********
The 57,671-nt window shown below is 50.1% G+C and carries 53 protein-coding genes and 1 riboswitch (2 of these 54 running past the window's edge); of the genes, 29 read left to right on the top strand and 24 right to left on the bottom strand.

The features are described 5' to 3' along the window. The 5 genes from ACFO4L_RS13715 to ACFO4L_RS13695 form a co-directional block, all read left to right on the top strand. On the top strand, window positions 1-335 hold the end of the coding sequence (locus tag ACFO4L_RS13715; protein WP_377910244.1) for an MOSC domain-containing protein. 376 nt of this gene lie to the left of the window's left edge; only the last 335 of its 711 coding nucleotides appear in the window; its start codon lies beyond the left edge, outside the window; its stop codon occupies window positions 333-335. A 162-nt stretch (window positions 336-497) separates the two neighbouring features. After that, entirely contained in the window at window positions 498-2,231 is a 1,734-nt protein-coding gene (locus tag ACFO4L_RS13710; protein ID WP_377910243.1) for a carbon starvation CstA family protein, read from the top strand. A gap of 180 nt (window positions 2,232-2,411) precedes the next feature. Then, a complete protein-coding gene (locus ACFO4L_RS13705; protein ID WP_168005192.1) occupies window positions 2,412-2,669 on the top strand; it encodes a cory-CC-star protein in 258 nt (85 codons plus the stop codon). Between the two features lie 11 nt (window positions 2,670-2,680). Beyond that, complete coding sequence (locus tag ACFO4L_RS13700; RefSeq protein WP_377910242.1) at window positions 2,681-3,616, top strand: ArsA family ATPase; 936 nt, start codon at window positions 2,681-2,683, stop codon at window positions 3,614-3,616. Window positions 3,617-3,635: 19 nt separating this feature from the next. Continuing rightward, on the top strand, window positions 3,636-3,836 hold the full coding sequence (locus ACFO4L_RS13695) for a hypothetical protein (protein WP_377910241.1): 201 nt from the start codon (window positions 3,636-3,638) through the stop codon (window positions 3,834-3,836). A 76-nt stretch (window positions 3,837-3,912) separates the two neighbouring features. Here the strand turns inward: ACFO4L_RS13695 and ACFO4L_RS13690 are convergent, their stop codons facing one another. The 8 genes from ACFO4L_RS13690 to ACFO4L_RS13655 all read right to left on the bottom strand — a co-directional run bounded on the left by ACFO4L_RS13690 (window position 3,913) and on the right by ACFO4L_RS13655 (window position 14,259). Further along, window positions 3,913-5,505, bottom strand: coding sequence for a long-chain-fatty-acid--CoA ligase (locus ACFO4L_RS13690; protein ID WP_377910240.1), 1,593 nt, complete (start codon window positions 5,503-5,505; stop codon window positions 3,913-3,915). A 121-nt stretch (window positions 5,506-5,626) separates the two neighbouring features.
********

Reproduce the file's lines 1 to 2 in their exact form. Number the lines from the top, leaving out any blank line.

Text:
The 57,671-nt window shown below is 50.1% G+C and carries 53 protein-coding genes and 1 riboswitch (2 of these 54 running past the window's edge); of the genes, 29 read left to right on the top strand and 24 right to left on the bottom strand.

The features are described 5' to 3' along the window. The 5 genes from ACFO4L_RS13715 to ACFO4L_RS13695 form a co-directional block, all read left to right on the top strand. On the top strand, window positions 1-335 hold the end of the coding sequence (locus tag ACFO4L_RS13715; protein WP_377910244.1) for an MOSC domain-containing protein. 376 nt of this gene lie to the left of the window's left edge; only the last 335 of its 711 coding nucleotides appear in the window; its start codon lies beyond the left edge, outside the window; its stop codon occupies window positions 333-335. A 162-nt stretch (window positions 336-497) separates the two neighbouring features. After that, entirely contained in the window at window positions 498-2,231 is a 1,734-nt protein-coding gene (locus tag ACFO4L_RS13710; protein ID WP_377910243.1) for a carbon starvation CstA family protein, read from the top strand. A gap of 180 nt (window positions 2,232-2,411) precedes the next feature. Then, a complete protein-coding gene (locus ACFO4L_RS13705; protein ID WP_168005192.1) occupies window positions 2,412-2,669 on the top strand; it encodes a cory-CC-star protein in 258 nt (85 codons plus the stop codon). Between the two features lie 11 nt (window positions 2,670-2,680). Beyond that, complete coding sequence (locus tag ACFO4L_RS13700; RefSeq protein WP_377910242.1) at window positions 2,681-3,616, top strand: ArsA family ATPase; 936 nt, start codon at window positions 2,681-2,683, stop codon at window positions 3,614-3,616. Window positions 3,617-3,635: 19 nt separating this feature from the next. Continuing rightward, on the top strand, window positions 3,636-3,836 hold the full coding sequence (locus ACFO4L_RS13695) for a hypothetical protein (protein WP_377910241.1): 201 nt from the start codon (window positions 3,636-3,638) through the stop codon (window positions 3,834-3,836). A 76-nt stretch (window positions 3,837-3,912) separates the two neighbouring features. Here the strand turns inward: ACFO4L_RS13695 and ACFO4L_RS13690 are convergent, their stop codons facing one another. The 8 genes from ACFO4L_RS13690 to ACFO4L_RS13655 all read right to left on the bottom strand — a co-directional run bounded on the left by ACFO4L_RS13690 (window position 3,913) and on the right by ACFO4L_RS13655 (window position 14,259). Further along, window positions 3,913-5,505, bottom strand: coding sequence for a long-chain-fatty-acid--CoA ligase (locus ACFO4L_RS13690; protein ID WP_377910240.1), 1,593 nt, complete (start codon window positions 5,503-5,505; stop codon window positions 3,913-3,915). A 121-nt stretch (window positions 5,506-5,626) separates the two neighbouring features.